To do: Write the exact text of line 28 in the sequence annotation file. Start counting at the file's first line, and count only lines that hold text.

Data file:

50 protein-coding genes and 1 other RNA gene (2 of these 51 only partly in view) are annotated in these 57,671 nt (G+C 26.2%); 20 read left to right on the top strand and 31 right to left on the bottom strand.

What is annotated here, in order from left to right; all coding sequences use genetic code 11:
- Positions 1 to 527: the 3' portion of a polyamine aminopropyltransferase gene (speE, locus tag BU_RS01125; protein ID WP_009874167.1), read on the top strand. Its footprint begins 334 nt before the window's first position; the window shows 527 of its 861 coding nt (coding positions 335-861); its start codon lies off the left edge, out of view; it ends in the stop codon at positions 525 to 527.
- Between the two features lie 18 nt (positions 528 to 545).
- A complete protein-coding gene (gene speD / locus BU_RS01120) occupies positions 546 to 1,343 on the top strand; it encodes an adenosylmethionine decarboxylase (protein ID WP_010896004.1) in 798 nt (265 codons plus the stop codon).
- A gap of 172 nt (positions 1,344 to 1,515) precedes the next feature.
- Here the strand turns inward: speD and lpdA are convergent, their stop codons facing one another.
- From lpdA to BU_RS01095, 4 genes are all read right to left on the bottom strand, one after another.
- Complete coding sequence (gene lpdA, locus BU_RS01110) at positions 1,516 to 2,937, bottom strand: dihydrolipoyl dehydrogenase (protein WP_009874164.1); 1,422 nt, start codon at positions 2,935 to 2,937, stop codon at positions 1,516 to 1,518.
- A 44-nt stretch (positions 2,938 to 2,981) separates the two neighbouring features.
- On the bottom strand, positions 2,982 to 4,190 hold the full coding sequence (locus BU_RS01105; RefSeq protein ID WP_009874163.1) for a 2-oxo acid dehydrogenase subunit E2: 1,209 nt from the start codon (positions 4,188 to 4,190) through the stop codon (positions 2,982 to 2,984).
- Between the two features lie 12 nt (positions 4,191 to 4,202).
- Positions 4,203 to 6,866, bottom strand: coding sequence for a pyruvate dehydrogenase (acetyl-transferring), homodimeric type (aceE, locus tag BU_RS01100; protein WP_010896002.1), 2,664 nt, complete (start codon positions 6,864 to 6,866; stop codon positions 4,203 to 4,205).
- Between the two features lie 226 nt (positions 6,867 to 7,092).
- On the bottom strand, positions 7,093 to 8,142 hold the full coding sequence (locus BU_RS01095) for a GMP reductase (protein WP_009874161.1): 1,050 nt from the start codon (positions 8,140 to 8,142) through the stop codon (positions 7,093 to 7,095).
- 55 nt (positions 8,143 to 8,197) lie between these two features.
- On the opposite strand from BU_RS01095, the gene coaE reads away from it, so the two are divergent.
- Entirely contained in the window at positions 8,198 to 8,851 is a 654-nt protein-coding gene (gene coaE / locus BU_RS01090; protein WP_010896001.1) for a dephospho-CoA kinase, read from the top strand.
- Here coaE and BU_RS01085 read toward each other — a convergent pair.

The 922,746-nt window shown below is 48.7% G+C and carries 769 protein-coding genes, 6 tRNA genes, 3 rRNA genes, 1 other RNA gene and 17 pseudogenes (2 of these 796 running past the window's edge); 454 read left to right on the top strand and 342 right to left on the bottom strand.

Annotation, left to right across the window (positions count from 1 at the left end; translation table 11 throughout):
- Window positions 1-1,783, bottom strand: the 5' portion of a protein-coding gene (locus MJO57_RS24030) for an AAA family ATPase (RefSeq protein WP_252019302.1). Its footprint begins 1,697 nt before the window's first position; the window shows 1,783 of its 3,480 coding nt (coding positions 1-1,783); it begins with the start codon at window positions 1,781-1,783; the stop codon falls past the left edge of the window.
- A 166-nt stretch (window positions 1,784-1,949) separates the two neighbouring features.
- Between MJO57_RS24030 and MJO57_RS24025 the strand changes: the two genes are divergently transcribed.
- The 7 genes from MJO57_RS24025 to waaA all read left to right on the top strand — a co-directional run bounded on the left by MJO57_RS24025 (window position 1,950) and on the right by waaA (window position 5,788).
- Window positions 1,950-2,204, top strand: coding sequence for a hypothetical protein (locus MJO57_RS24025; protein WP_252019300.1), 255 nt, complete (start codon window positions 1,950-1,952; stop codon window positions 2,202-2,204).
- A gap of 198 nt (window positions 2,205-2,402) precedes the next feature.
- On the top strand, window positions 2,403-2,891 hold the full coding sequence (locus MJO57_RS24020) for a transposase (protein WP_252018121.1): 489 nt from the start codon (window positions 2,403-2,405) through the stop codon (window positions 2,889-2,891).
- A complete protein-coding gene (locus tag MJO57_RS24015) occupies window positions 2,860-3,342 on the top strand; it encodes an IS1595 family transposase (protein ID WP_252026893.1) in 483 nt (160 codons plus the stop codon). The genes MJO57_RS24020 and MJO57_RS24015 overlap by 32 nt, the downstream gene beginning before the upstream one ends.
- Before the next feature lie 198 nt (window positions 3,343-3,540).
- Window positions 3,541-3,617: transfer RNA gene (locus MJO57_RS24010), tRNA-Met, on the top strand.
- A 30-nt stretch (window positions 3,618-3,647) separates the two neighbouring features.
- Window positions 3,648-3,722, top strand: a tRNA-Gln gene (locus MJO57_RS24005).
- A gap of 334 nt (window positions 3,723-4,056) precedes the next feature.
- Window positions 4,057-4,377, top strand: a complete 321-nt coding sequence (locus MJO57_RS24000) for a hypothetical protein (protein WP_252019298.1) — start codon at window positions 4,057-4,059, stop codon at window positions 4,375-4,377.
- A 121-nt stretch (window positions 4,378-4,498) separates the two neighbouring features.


- On the top strand, window positions 2,403-2,891 hold the full coding sequence (locus MJO57_RS24020) for a transposase (protein WP_252018121.1): 489 nt from the start codon (window positions 2,403-2,405) through the stop codon (window positions 2,889-2,891).